Never have I seen a work balance extreme campiness with powerful emotional drama as beautifully as Hideo Kojima’s masterpiece, Metal Gear Solid 3: Snake Eater. The game design in MGS3 is impeccable and much more open-ended than previous Metal Gear games, with the jungle setting offering a variety of ways to sneak around and introducing interesting new survival mechanics as well. The boss fights are, as always, incredible, but Snake Eater truly contains some of the very best in the series, including the brilliant sniper duel with The End, a patient, drawn-out affair that takes place across a gigantic multi-area battlefield. MGS3 also features a relatively grounded narrative that focuses on the fascinating relationship between Snake (aka Big Boss) and his mentor, The Boss, who is one of my favorite characters in all of video games. The finale of Snake Eater is absolutely stunning, but I won’t say any more than that on the subject. Much of what makes Snake Eater so special is in the details, such as the absurd antics of a young Revolver Ocelet and the infamous ladder scene, and just all of the ingenious Easter eggs and secrets that I don’t want to spoil. I enjoyed Snake Eater so much that after first playing through the original version on a borrowed copy, I immediately bought the Subsistence version and replayed the whole game again with the new free-form camera angle that improved version provided and never once did I feel bored or fatigued. And just listen to that glorious theme song.

16. Metroid Prime (GameCube)

Along with Metroid Fusion, Prime was my introduction to Metroid back at Christmas in 2002. Metroid Prime was unlike anything I’d ever played before, and to be honest it kind of stressed me out. It’s hard to really explain why, but I felt somewhat overwhelmed by this game. I struggle with various anxiety-based issues, Obsessive Compulsive Disorder being chief among them, and these issues can often be detrimental to my enjoyment of video games. When it comes to my initial Metroid Prime experience, it was something about the dense, detailed, oppressive nature of the game, my inexperience with first-person shooters (which technically Prime is not, but obviously it shares certain elements with the genre), and the scanning mechanic that brought about this stress. Scanning is an aspect of the Prime series that I have always had a love/hate relationship with because I love the concept but it’s a nightmare for my Obsessive Compulsive self because I need to scan everything. Ultimately, I think it all just came down to how detail-oriented Prime is. Even with my anxiety though, I still immensely enjoyed Metroid Prime, and revisiting it via the Metroid Prime: Trilogy compilation for the Wii in 2009 after having so much experience with the rest of the Metroid series and the other Prime games allowed me to fully appreciate this incredible game without so many hang-ups. Long-winded preamble aside, Metroid Prime is astounding. Every fiber of this experience is crafted with the express purpose of immersing the player in a rich atmosphere that literally steams and dampens their screen. The stunning art direction, the attention to detail in the HUD (aka Samus’s visor), the detailed lore and creature biology accessed by scanning, the mesmerizing musical scorePrime is scarily good. In fact, I can’t think of a single thing I’d fault the game for, not even the late game artifact-collecting mission as I tend to like that kind of thing. Metroid Prime is a sterling example of how to translate an established 2D video game series into a bold new 3D world, and even with its new first-person perspective, I would even say it is probably the most faithful example of such that I can think of, even more so than Mario and Zelda’s initial 3D translations.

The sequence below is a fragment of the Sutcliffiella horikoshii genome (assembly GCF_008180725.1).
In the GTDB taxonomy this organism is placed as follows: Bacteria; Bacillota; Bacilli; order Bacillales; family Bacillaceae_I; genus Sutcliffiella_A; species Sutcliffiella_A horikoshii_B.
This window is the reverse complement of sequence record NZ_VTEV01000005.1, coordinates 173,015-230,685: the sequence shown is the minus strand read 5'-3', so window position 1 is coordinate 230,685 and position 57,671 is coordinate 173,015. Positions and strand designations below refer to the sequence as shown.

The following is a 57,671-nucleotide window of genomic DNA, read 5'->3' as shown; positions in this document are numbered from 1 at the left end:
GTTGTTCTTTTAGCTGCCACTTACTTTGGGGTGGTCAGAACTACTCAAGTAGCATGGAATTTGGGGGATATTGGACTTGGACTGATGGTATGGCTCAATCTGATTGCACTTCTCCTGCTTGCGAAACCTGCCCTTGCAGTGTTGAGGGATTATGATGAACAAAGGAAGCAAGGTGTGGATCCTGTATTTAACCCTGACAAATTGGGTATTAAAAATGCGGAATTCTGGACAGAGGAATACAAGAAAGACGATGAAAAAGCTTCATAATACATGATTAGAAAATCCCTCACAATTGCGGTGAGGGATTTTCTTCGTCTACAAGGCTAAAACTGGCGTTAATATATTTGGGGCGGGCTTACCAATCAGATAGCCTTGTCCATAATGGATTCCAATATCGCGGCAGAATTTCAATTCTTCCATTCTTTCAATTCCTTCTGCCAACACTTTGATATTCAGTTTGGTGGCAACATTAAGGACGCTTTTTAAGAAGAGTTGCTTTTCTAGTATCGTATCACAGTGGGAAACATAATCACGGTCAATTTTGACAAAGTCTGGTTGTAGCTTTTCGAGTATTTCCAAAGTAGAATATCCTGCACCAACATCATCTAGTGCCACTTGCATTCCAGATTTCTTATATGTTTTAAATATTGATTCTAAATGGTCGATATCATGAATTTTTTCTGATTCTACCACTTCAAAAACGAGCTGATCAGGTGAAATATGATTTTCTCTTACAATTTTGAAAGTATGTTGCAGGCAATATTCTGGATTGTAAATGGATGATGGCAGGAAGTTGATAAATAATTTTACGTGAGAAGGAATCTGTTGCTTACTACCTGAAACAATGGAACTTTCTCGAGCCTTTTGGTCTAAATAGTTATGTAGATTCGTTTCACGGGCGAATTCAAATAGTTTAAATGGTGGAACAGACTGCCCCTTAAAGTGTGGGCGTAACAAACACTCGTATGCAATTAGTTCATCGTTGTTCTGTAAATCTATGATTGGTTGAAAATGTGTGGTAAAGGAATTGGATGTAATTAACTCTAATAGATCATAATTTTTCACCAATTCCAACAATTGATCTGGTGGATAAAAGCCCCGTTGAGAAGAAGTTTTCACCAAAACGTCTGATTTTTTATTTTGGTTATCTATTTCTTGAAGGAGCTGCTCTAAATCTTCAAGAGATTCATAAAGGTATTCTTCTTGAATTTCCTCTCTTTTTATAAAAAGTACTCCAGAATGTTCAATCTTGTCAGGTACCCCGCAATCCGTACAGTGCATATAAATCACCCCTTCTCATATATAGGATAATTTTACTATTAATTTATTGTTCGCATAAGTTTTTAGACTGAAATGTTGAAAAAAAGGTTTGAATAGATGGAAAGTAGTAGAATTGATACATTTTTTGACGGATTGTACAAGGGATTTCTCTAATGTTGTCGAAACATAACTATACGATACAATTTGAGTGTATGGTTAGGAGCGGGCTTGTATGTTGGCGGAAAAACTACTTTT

Stay tuned for #15-11!

Tuesday, September 27, 2016

My Top 115 Favorite Video Games (25-21)

Click here for the introduction!